Nigeria set for nationwide strike

2012-01-09 09:04

Lagos - Nigeria braced for a nationwide strike on Monday over soaring fuel prices amid increasingly volatile protests and with security forces already under pressure over spiralling violence blamed on Islamists.

The strike comes after the government's deeply controversial move to end fuel subsidies on January 01, which caused petrol prices to more than double in Africa's largest oil producer and the continent's most populous nation.

Transport costs have followed suit, sharply increasing the price of commuting in a country where most of the 160 million population lives on less than $2 per day despite its oil wealth.

Much of the country has been united in anger against the move despite a strong push from President Goodluck Jonathan and his respected economic team to make their case for why fuel subsidies had to be abandoned.

A court ruling has sought to block Monday's strike, but it was unclear whether it would have any effect, with the country's main unions vowing to push ahead and protests being organised.

Massive security is planned, with police in the capital Abuja having announced a 15 000-strong deployment.

Protests last week became increasingly volatile, with police firing tear gas and accused of using excessive force to disperse demonstrators.

A union also accused police of shooting dead a demonstrator last week, but authorities denied the charge, saying he was killed by a mob.

Emergency session

The country's House of Representatives held an emergency session on Sunday and approved a measure calling on the government to reinstate fuel subsidies to allow for further consultations on the issue.

There was however no sign the government would back down.

President Jonathan sought to win support for the government's move in an address on national television on Saturday night, but unions rejected it.

Jonathan vowed to reduce salaries for political office holders in the executive branch by 25% as well as to improve public transport, including rail lines, among other areas.

"To save Nigeria, we must all be prepared to make sacrifices," he stressed.

Economists say removing fuel subsidies is vital for the country to improve its woefully inadequate infrastructure and ease pressure on its foreign reserves.

The government says it spent more than $8bn on subsidies in 2011.

But Nigerians view the subsidies as their only benefit from the nation's oil wealth and lack any real trust in government after years of deeply rooted corruption.

The strike comes with the security forces already under heavy pressure over spiralling violence blamed on Islamist group Boko Haram.

Situation worse than civil war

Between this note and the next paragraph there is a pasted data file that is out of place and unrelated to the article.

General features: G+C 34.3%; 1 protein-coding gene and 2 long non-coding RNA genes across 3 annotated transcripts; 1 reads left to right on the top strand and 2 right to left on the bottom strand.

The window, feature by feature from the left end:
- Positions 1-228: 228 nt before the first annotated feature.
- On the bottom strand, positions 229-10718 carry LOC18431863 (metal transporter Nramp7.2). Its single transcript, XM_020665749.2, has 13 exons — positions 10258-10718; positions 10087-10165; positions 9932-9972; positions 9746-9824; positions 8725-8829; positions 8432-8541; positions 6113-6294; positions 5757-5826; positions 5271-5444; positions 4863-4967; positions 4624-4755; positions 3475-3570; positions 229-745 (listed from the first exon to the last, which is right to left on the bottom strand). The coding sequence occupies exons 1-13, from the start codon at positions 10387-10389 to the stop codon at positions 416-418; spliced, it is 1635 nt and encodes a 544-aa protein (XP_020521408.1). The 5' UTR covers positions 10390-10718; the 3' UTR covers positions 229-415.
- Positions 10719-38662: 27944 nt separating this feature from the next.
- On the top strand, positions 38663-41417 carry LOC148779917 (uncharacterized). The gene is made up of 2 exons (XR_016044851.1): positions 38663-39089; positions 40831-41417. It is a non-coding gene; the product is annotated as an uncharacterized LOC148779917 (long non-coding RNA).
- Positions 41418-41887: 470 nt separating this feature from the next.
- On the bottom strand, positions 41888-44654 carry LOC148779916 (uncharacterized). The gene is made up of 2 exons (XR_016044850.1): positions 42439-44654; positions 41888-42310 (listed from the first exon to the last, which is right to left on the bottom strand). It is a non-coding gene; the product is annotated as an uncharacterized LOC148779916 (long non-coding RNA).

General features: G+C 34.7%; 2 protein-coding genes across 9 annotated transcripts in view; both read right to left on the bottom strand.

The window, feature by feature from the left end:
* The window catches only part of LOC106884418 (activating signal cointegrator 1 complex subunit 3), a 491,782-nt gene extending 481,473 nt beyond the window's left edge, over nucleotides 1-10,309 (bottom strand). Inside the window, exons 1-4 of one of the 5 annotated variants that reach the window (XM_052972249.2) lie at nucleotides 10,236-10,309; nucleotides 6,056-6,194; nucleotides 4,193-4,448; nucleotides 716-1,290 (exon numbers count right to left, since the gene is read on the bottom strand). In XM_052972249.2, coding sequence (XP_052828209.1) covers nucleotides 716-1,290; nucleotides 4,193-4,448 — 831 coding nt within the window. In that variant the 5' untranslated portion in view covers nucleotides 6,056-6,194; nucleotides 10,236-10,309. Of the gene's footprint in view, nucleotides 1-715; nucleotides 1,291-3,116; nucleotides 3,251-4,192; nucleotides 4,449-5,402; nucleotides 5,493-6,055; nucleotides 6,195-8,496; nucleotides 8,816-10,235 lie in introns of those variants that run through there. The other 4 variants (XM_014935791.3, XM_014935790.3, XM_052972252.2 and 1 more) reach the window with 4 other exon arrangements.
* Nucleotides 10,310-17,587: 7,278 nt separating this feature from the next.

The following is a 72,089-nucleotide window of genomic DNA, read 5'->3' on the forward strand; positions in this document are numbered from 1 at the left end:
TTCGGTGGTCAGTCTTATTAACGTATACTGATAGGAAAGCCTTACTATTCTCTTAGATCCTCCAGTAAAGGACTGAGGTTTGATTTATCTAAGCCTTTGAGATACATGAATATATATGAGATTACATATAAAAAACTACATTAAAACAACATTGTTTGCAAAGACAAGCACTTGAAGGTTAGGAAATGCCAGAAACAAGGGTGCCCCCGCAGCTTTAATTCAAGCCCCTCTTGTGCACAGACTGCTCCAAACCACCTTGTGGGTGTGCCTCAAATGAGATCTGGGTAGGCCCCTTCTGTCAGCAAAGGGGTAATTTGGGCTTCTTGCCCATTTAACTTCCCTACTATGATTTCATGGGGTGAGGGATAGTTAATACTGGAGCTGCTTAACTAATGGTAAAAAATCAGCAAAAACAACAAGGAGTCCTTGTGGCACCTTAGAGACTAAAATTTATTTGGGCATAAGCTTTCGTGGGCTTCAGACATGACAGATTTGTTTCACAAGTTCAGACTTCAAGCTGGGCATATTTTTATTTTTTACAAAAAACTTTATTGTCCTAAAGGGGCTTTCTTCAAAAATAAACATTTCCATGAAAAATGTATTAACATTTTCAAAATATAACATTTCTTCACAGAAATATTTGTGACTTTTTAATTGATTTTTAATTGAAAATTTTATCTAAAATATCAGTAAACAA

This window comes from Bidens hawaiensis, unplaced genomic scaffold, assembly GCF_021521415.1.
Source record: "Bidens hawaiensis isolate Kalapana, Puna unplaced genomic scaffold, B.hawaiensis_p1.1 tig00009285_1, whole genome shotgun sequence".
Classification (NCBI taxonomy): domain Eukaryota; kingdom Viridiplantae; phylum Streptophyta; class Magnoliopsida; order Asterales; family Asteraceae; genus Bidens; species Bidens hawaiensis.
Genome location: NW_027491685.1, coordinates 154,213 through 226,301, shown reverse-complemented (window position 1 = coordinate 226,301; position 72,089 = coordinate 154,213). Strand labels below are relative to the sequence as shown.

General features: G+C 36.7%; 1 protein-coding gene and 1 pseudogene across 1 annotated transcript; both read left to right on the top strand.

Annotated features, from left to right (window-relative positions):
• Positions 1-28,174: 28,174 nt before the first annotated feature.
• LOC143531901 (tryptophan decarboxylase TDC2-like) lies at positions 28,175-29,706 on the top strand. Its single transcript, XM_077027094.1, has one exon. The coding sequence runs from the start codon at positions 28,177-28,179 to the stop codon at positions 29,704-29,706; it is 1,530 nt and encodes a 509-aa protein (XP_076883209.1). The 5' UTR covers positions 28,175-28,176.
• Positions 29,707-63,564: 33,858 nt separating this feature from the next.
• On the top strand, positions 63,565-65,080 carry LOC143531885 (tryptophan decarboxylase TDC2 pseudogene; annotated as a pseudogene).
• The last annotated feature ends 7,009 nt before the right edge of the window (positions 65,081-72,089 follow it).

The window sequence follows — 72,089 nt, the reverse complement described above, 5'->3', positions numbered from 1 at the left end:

Recent deadly attacks on Christians have sparked fears of a wider religious conflict in a country whose population is roughly divided between a mainly Muslim north and predominantly Christian south.

Jonathan, speaking at a church service in Abuja on Sunday, said the violence blamed on Boko Haram was worse than the country's civil war.

"The situation we have in our hands is even worse than the civil war that we fought," Jonathan said, referring to Nigeria's 1967-70 civil war that killed more than a million people.

The death toll linked to recent violence blamed on the Islamist group has not reached anywhere near that level, but Jonathan cited the unpredictability and pervasiveness of the threat.

"During the civil war, we knew and we could even predict where the enemy was coming from ... But the challenge we have today is more complicated."

On December 31 Jonathan declared a state of emergency in hard hit areas, but the violence, including gun and bomb attacks, has only continued and spread to other locations.

  • idakereyoung - 2012-01-09 09:30

    i watch in dismay how this islamist sects destroy liefs and properties and i wonder, why they should do what they are doin. if the christians carry bombs to their worship centres(mosque) will this country contain us?... i dont think we have to wait for the govt anymore... lets take the bull by the horn. a stitch in time saves nine.

  • Temitope - 2012-01-09 09:49

    l think jonathan should go and add more credentials to his so called LUCK that brought him to that position of authority. He should learn how to reverse his HARSH decisions quickly before the situation gets out of hand. Instead of ensuring security of lives and property of the remaining citizens who are not yet killed by the agent of satan(boko haram) he is busy inflicting pains on the living ones who are struggling to survive. Let the strike continue until he gets direction.

  • Eileen - 2012-01-09 10:35

    David lived in Nigeria, just prior to the Civil War David lived in Nigeria for 4 Years, prior to the Civil war. We have for this reason always had an interest in the country.../From a recent `Times` article we were impressed/hopeful, that things were on the `up & up`. That many Nigerians, now educated at top Universities, were returning, with the intention of rebuilding/upliftment in very instance for the benfit of Nigeria. Just a short while later there appears to be a reversal in thinking. This would be tragic......but unfortunately so very typical of what can only be regarded as `so typically African`.

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